Three sets of eyes bored a hole in me. I read in their glares that if I screwed up, I was going to get stomped. I started to sweat profusely but tried to will it away, knowing that moist fingers handling small LEGO pieces could surely lead to my untimely death. To make matters worse, $20 was offered to the team that produced the most units minus any defects. To these guys, that might as well have been $1 million, and they were counting on me to deliver the goods…or else.
The pieces started flying at me, fast. My job was to snap on two top pieces, then place the assembled structures in the done pile. I started off okay, but then I started dropping pieces. I watched as the semi-assembled structures started to pile up – I was creating a bottleneck! My teammate, Technician #2, realized this and started to help me with my backlog. Of course, that drew him off his task and put him behind, too. I started envisioning bike chain whippings and axe handle beatings from this crew as more pieces spilled clumsily from my fingers. I was the last cog in this wheel, Technician #3, and so I was surely going to take the brunt of the blame.
Realizing I wanted to live, I got my act together quickly and started to catch up. When time was called and units were tallied, our team came out on top and won the $20. My teammates whooped it up, held the double sawbuck in the air and high-fived each other. But I was notably absent from the celebration, a puddle of spent nerves under the table.
The event was PPG Green Belt Training. The location was Driver’s Village Collision Center in Syracuse, New York. The task was a LEGO building exercise meant to reinforce the principles of lean manufacturing and the differences between a “pushing” system and a “pulling” system.
“A practical pulling system in collision will limit inventory from building up,” said Jim Berkey, director, Business Solutions for PPG. “A pulling system is all about producing only what is needed to replenish what has been used or proceeded.”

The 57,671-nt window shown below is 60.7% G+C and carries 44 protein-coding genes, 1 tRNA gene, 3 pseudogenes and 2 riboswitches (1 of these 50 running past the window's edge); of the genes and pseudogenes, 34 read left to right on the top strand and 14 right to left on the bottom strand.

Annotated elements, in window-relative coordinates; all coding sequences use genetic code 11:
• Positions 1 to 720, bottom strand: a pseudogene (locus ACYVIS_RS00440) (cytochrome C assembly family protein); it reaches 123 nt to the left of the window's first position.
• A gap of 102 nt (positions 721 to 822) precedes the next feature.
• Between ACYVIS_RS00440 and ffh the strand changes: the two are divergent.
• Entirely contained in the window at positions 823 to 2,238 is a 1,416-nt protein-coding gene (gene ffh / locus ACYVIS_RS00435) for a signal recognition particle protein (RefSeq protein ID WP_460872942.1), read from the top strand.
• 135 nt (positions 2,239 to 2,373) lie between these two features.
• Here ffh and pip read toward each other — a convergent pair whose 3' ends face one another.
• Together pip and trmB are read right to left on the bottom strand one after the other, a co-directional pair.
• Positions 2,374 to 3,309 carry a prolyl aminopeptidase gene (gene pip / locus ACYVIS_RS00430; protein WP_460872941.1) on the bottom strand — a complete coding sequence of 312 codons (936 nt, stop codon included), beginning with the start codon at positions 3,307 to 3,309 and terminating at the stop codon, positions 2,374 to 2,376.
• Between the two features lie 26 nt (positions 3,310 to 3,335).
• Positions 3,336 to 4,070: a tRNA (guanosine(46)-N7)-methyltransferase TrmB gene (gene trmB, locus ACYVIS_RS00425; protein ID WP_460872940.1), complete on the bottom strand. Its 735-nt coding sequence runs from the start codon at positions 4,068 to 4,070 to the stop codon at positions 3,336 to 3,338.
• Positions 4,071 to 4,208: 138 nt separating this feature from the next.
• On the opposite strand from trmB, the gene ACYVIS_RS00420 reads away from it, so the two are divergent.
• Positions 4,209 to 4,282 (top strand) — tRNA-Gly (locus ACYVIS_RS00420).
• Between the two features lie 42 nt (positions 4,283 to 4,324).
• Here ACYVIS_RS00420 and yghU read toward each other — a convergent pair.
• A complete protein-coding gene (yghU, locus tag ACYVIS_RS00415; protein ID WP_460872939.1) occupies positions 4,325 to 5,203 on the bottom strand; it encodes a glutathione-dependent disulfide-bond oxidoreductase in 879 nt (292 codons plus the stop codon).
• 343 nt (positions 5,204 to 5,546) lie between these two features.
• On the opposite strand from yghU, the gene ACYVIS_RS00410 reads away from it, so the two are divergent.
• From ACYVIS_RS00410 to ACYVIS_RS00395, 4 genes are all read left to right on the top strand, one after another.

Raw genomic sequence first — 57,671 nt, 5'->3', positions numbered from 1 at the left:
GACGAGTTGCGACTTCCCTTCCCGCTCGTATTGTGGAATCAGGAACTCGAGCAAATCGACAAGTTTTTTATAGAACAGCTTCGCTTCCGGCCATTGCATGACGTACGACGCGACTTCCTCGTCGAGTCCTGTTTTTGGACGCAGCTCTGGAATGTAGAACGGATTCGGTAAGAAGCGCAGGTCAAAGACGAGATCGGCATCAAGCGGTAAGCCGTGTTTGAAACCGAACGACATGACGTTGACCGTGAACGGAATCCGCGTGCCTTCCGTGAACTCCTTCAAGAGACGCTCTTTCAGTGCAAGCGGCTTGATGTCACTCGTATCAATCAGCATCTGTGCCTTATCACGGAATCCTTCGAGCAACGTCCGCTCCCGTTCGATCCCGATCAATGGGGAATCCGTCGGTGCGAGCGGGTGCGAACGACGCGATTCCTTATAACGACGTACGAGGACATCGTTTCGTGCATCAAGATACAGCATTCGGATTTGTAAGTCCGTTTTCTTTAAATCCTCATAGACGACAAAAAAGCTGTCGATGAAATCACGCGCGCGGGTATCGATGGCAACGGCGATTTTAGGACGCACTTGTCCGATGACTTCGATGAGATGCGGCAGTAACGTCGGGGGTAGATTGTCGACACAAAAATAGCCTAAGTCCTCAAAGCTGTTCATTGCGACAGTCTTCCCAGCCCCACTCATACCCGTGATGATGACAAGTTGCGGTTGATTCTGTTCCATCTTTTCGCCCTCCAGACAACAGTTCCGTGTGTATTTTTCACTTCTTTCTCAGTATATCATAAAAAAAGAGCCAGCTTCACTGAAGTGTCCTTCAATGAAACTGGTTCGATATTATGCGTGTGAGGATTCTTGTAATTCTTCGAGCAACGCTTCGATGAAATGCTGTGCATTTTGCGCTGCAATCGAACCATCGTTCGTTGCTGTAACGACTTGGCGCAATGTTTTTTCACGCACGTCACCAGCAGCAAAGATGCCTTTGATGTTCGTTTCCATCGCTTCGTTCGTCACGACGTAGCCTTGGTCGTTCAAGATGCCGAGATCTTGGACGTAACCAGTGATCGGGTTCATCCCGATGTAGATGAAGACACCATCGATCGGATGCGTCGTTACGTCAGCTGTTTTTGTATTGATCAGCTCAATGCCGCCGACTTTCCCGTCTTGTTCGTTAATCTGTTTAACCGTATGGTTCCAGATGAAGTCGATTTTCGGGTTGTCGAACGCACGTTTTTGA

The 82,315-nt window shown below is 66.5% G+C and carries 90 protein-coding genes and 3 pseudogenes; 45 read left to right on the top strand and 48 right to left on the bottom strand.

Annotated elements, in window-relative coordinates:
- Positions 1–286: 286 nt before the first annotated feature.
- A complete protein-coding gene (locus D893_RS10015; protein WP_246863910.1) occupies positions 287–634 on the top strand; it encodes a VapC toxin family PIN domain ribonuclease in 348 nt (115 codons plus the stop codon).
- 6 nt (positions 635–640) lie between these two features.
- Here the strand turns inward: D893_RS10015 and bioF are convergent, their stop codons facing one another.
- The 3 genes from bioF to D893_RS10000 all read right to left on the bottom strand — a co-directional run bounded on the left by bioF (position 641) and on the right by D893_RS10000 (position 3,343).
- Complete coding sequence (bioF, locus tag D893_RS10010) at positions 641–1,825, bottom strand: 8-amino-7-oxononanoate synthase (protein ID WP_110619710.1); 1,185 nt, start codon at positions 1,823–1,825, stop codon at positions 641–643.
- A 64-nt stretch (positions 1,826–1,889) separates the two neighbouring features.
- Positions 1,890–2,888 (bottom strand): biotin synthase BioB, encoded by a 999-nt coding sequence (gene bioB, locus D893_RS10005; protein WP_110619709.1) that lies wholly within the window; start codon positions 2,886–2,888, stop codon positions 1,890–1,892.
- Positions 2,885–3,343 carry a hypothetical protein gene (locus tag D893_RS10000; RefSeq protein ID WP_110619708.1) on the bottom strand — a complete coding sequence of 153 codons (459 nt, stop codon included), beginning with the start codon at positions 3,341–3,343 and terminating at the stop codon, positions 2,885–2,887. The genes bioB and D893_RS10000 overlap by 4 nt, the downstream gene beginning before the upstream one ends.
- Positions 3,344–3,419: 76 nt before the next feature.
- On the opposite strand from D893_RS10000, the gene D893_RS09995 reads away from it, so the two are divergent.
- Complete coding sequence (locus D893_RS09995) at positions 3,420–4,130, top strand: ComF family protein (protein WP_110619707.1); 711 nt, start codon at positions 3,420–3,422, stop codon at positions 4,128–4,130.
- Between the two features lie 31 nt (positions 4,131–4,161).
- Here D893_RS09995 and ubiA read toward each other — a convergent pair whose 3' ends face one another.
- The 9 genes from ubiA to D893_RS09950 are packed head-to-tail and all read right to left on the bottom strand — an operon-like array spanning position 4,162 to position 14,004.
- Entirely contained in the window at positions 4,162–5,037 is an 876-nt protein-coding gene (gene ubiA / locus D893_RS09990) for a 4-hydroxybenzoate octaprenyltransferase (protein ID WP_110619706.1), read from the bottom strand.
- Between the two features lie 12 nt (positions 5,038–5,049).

Around the conference room in which the training was held were diagrams and words of wisdom relating to lean. Concepts like 5S (Sort, Simplify, Systemize, Standardize, Sustain), takt time, continuous flow, variations and buffers were discussed. Other insights were doled out:
• Overproduction has no value.
• When in doubt, throw it out – sort what’s needed from what’s not.
• The less variation, the better things flow.
• Any time you take on too much, you hurt yourself. If you build a lean system, you may have to cherry-pick jobs. Take all of the stuff your machine doesn’t like and give it to other shops. (Unthinkable in this market, right?)
And somehow it all made sense when we saw a video of a person who was trying to get a hiking group he was in charge of to reach its destination in the allotted time. One hiker was lagging behind, which slowed the whole group down. The initial solution was to put the slow hiker first, but that just created a bottleneck and uneven gaps between hikers. Finally, it was determined that the reason the hiker was dragging was because his backpack was too heavy, so items were taken out and distributed among the team. Soon, the hikers were whisking along at an acceptable pace.
At one point, it dawned on me what was most remarkable about this gathering: absolutely no one complained about insurers. Instead, everyone was razor-focused on building a better business machine. And I found that refreshing.
If you haven’t yet attended one of these training sessions, whether it be put on by PPG, Sherwin-Williams, AkzoNobel, BASF or DuPont, I highly recommend you do. It’s good to step away from your business, take an honest assessment of it and more clearly see where waste and inefficiency lie. It’s not going to solve all of the industry’s problems, but it will allow you to fine-tune the one thing you indisputably control.
Jason Stahl, Editor
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